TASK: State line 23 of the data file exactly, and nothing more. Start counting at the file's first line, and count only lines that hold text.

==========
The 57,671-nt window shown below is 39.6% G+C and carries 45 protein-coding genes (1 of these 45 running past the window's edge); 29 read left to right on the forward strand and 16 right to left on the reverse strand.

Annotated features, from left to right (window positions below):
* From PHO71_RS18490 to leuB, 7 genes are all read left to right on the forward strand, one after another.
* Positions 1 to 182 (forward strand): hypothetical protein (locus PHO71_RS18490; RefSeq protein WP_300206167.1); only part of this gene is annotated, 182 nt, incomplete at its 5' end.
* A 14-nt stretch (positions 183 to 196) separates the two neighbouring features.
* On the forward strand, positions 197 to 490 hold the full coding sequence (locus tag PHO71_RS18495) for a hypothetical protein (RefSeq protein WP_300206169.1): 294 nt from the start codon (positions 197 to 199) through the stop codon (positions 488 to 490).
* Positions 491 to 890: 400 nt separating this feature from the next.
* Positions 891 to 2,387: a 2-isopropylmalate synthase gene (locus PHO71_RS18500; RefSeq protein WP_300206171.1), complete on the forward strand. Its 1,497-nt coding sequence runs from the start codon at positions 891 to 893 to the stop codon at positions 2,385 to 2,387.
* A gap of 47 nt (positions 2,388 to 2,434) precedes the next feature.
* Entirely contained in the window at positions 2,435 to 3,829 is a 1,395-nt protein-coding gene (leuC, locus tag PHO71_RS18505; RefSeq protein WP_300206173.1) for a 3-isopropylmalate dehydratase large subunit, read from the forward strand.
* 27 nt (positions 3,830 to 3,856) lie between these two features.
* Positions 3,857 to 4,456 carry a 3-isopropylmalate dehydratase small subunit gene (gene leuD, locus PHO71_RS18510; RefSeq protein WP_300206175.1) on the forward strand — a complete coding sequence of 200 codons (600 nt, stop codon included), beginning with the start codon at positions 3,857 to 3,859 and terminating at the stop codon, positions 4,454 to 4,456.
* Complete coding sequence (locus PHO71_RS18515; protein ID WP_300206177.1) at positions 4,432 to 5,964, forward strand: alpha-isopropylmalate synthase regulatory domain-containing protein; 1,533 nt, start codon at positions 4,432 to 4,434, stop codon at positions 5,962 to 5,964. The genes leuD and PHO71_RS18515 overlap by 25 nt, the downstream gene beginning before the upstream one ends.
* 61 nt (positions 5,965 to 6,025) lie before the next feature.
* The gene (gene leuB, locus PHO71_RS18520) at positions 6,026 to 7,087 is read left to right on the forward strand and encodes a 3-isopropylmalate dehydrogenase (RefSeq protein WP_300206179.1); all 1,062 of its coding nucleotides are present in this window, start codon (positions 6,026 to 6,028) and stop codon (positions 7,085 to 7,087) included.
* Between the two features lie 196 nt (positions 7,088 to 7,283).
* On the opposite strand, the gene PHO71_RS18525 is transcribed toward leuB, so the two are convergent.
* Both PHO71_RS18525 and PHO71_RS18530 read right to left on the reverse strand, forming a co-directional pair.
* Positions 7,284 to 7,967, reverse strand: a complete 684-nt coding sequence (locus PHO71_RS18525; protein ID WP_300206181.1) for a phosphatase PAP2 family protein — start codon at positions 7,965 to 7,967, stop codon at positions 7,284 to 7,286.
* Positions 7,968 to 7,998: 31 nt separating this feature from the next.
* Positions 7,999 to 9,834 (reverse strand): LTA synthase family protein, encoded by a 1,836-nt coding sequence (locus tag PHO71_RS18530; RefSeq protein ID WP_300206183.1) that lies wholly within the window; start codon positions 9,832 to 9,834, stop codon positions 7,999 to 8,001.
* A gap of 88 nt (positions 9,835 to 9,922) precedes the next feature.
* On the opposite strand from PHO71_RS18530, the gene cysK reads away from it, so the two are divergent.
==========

* On the opposite strand from PHO71_RS18530, the gene cysK reads away from it, so the two are divergent.